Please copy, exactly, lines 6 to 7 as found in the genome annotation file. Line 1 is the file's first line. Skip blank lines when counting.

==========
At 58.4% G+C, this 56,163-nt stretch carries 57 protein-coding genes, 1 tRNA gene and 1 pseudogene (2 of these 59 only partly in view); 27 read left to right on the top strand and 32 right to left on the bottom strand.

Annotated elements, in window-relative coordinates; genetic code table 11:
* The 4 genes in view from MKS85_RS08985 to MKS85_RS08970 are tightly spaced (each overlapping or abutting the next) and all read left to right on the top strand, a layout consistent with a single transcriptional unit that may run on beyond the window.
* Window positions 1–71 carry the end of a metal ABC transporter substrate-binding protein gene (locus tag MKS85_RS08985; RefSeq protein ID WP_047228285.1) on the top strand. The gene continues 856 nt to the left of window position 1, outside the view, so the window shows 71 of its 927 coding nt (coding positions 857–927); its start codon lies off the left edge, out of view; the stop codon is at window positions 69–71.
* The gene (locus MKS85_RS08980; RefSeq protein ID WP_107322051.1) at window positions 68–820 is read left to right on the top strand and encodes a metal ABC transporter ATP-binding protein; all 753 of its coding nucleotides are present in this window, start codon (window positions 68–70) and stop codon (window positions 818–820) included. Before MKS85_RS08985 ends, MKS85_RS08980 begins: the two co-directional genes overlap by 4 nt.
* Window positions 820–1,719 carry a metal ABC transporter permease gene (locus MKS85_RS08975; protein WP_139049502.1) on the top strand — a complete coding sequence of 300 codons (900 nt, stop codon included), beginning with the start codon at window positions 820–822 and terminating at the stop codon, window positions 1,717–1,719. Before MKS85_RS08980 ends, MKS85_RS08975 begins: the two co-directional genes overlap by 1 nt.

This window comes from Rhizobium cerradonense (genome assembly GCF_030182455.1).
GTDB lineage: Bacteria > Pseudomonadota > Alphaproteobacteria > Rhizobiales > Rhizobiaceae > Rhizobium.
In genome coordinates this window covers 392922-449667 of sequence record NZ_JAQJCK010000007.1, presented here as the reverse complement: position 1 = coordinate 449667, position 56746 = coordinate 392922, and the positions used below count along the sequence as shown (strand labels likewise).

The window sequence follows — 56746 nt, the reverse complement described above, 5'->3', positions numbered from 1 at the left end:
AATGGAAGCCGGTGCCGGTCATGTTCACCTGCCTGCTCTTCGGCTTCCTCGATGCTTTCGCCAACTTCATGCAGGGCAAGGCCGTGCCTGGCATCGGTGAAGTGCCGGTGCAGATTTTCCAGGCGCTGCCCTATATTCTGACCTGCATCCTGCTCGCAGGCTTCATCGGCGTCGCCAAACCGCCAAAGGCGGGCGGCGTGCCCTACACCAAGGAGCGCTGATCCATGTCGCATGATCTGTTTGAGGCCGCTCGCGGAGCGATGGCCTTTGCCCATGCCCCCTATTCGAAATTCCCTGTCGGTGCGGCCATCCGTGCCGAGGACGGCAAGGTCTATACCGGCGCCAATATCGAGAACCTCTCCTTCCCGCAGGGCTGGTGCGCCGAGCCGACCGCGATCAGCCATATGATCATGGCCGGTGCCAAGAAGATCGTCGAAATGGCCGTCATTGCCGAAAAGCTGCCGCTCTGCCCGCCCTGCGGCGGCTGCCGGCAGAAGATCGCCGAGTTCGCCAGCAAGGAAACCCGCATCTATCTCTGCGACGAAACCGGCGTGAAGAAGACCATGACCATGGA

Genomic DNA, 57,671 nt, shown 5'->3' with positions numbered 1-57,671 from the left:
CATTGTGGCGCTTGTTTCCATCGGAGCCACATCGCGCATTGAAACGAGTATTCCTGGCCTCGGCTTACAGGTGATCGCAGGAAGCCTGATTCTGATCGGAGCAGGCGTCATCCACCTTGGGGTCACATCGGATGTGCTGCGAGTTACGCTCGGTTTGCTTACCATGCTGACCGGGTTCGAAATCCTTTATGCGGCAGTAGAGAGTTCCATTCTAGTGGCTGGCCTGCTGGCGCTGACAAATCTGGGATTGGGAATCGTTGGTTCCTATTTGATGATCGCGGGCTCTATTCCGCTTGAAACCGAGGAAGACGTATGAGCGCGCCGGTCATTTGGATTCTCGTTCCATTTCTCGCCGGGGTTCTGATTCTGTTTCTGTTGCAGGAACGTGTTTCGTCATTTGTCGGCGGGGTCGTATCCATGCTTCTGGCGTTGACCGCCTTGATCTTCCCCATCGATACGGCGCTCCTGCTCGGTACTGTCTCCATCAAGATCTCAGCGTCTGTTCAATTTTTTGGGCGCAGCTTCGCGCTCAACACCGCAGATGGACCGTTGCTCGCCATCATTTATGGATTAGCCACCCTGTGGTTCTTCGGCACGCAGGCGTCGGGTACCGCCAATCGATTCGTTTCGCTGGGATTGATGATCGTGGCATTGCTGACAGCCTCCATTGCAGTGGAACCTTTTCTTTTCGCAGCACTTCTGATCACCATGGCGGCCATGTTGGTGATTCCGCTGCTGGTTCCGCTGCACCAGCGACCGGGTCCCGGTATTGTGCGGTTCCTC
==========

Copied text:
* Window positions 820–1,719 carry a metal ABC transporter permease gene (locus MKS85_RS08975; protein WP_139049502.1) on the top strand — a complete coding sequence of 300 codons (900 nt, stop codon included), beginning with the start codon at window positions 820–822 and terminating at the stop codon, window positions 1,717–1,719. Before MKS85_RS08980 ends, MKS85_RS08975 begins: the two co-directional genes overlap by 1 nt.

This window comes from Rhizobium cerradonense (genome assembly GCF_030182455.1).